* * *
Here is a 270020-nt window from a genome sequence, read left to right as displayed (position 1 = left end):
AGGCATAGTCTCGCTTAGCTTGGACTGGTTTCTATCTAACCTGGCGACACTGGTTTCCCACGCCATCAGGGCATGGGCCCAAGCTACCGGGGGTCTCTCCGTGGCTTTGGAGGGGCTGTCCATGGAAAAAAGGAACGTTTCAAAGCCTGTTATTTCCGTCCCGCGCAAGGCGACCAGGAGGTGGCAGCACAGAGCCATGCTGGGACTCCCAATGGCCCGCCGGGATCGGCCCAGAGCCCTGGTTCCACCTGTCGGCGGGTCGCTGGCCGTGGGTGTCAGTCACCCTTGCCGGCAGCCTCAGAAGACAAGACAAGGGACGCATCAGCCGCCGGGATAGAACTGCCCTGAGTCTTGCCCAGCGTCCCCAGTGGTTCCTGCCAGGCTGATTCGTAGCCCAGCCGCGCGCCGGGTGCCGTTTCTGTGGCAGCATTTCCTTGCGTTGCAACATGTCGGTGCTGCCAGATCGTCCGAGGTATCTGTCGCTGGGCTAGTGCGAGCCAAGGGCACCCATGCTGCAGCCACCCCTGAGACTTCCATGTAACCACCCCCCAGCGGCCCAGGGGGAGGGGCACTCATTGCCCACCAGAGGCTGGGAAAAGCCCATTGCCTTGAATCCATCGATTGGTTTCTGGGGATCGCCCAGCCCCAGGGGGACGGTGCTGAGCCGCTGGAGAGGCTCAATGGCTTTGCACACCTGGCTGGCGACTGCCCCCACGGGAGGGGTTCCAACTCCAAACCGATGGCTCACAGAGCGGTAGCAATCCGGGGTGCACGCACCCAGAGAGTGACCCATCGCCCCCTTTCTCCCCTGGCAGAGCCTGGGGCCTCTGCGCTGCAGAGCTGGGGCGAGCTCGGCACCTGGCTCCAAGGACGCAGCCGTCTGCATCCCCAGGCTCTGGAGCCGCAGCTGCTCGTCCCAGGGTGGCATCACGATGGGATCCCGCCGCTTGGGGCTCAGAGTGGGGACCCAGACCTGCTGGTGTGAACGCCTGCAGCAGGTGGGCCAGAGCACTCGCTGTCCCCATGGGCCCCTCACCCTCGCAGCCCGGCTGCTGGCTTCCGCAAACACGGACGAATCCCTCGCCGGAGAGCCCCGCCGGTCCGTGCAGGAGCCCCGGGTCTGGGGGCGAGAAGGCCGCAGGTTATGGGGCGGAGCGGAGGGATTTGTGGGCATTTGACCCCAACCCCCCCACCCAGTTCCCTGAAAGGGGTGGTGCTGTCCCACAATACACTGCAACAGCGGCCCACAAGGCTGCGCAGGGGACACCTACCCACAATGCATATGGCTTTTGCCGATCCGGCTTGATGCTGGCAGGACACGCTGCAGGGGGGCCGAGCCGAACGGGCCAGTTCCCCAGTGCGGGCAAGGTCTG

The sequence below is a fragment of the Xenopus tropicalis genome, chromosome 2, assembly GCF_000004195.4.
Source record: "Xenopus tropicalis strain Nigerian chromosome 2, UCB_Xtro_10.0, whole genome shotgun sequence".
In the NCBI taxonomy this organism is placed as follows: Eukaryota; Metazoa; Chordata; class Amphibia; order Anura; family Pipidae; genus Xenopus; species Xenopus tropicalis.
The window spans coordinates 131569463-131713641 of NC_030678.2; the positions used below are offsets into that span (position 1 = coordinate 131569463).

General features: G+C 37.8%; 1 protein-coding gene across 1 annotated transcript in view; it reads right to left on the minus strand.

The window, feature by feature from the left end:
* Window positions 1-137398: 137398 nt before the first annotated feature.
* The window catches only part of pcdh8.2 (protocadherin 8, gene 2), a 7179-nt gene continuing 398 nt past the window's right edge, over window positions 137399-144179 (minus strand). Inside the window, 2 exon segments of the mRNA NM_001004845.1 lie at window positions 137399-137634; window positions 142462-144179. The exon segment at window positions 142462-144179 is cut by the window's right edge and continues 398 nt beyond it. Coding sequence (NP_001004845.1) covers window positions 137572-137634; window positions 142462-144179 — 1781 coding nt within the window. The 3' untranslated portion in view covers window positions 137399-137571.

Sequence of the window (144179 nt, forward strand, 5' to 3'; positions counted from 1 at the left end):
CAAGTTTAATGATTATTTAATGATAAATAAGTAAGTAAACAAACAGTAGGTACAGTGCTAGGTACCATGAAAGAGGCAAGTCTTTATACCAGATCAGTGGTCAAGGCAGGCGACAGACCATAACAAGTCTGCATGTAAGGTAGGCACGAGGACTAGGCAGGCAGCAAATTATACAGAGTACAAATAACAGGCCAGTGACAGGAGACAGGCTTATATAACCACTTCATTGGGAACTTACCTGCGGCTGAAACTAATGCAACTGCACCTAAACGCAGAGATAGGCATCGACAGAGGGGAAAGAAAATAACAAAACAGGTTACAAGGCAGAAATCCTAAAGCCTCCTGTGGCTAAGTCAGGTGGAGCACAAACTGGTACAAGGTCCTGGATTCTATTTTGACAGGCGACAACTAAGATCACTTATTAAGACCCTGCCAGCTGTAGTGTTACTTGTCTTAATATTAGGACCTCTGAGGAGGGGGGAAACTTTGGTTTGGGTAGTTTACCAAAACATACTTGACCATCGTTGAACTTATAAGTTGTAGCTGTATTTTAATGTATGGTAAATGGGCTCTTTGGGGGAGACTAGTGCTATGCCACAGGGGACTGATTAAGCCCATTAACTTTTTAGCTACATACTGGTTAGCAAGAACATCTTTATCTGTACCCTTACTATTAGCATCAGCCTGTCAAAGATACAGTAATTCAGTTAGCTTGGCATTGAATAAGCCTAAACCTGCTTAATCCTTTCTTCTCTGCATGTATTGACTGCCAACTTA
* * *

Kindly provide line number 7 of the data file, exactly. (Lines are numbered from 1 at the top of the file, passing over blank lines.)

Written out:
General features: G+C 37.8%; 1 protein-coding gene across 1 annotated transcript in view; it reads right to left on the minus strand.